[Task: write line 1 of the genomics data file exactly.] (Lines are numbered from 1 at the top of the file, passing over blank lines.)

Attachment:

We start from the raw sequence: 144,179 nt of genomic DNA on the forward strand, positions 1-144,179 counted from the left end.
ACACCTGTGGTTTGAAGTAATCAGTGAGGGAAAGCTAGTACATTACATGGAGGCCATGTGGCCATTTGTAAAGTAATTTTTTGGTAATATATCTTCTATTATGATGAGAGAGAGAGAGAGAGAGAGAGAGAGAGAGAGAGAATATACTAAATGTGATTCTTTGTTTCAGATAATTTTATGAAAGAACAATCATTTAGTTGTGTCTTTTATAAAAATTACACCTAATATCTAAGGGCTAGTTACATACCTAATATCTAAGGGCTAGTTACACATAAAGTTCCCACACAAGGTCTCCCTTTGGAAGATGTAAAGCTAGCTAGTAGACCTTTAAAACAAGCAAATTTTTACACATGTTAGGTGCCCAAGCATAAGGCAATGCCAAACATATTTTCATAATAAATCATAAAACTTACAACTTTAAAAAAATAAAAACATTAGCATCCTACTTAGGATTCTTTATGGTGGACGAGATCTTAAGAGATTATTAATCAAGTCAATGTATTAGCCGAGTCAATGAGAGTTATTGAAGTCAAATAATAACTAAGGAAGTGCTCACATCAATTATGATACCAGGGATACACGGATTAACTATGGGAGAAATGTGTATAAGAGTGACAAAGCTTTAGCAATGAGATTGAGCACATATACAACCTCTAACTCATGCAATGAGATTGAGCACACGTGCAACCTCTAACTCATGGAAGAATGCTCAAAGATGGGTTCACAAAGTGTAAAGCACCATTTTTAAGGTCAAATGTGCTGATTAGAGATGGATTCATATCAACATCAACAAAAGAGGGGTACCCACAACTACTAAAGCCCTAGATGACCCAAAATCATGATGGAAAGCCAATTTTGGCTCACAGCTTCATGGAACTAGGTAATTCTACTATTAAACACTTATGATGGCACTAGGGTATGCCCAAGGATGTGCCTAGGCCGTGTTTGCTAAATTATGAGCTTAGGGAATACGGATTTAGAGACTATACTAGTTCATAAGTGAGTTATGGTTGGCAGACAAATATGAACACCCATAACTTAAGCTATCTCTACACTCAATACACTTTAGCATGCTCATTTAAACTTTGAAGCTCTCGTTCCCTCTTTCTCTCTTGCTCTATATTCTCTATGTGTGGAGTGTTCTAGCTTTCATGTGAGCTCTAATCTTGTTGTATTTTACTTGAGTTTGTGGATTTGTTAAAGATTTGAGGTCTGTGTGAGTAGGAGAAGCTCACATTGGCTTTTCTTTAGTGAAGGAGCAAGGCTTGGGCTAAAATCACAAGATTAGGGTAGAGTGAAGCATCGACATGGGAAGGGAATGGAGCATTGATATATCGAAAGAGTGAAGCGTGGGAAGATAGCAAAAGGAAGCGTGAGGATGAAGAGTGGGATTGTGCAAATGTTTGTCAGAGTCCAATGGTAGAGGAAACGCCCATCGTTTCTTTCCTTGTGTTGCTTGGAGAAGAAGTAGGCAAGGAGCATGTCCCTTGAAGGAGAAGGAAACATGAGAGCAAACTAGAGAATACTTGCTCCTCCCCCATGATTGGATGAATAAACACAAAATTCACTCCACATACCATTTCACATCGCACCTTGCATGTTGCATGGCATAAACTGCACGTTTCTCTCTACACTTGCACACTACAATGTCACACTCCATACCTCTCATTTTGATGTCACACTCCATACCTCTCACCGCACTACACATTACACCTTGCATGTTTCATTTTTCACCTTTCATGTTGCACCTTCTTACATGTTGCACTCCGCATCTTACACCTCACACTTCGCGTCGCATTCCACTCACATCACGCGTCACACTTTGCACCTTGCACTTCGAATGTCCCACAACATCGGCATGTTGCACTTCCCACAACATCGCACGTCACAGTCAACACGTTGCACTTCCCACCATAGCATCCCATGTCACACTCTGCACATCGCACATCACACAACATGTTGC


We start from the raw sequence: 144,179 nt of genomic DNA on the forward strand, positions 1-144,179 counted from the left end.